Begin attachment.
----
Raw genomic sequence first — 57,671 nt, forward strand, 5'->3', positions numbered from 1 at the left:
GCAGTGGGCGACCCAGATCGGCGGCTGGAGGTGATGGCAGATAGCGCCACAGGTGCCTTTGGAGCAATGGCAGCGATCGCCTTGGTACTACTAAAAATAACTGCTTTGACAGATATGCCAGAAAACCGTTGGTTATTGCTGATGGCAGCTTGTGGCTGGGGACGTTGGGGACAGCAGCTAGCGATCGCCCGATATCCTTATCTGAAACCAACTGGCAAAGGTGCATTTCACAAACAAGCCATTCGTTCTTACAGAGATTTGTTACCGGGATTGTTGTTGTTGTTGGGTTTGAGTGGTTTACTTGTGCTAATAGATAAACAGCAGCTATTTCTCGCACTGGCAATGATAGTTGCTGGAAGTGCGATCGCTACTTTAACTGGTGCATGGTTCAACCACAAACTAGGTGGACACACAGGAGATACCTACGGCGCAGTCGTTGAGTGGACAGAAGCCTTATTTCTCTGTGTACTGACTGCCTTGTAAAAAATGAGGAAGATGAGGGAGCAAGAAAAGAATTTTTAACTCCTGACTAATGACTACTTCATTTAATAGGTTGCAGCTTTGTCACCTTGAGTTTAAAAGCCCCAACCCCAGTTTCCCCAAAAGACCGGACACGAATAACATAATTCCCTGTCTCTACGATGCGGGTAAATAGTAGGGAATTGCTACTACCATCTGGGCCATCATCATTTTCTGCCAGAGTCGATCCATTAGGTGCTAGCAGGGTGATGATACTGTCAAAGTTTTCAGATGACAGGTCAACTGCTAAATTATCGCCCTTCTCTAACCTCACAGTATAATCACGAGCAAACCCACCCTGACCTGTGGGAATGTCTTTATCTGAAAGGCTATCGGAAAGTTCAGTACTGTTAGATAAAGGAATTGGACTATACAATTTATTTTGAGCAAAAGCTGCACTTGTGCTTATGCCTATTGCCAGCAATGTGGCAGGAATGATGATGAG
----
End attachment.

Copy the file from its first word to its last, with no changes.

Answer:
Raw genomic sequence first — 57,671 nt, forward strand, 5'->3', positions numbered from 1 at the left:
GCAGTGGGCGACCCAGATCGGCGGCTGGAGGTGATGGCAGATAGCGCCACAGGTGCCTTTGGAGCAATGGCAGCGATCGCCTTGGTACTACTAAAAATAACTGCTTTGACAGATATGCCAGAAAACCGTTGGTTATTGCTGATGGCAGCTTGTGGCTGGGGACGTTGGGGACAGCAGCTAGCGATCGCCCGATATCCTTATCTGAAACCAACTGGCAAAGGTGCATTTCACAAACAAGCCATTCGTTCTTACAGAGATTTGTTACCGGGATTGTTGTTGTTGTTGGGTTTGAGTGGTTTACTTGTGCTAATAGATAAACAGCAGCTATTTCTCGCACTGGCAATGATAGTTGCTGGAAGTGCGATCGCTACTTTAACTGGTGCATGGTTCAACCACAAACTAGGTGGACACACAGGAGATACCTACGGCGCAGTCGTTGAGTGGACAGAAGCCTTATTTCTCTGTGTACTGACTGCCTTGTAAAAAATGAGGAAGATGAGGGAGCAAGAAAAGAATTTTTAACTCCTGACTAATGACTACTTCATTTAATAGGTTGCAGCTTTGTCACCTTGAGTTTAAAAGCCCCAACCCCAGTTTCCCCAAAAGACCGGACACGAATAACATAATTCCCTGTCTCTACGATGCGGGTAAATAGTAGGGAATTGCTACTACCATCTGGGCCATCATCATTTTCTGCCAGAGTCGATCCATTAGGTGCTAGCAGGGTGATGATACTGTCAAAGTTTTCAGATGACAGGTCAACTGCTAAATTATCGCCCTTCTCTAACCTCACAGTATAATCACGAGCAAACCCACCCTGACCTGTGGGAATGTCTTTATCTGAAAGGCTATCGGAAAGTTCAGTACTGTTAGATAAAGGAATTGGACTATACAATTTATTTTGAGCAAAAGCTGCACTTGTGCTTATGCCTATTGCCAGCAATGTGGCAGGAATGATGATGAG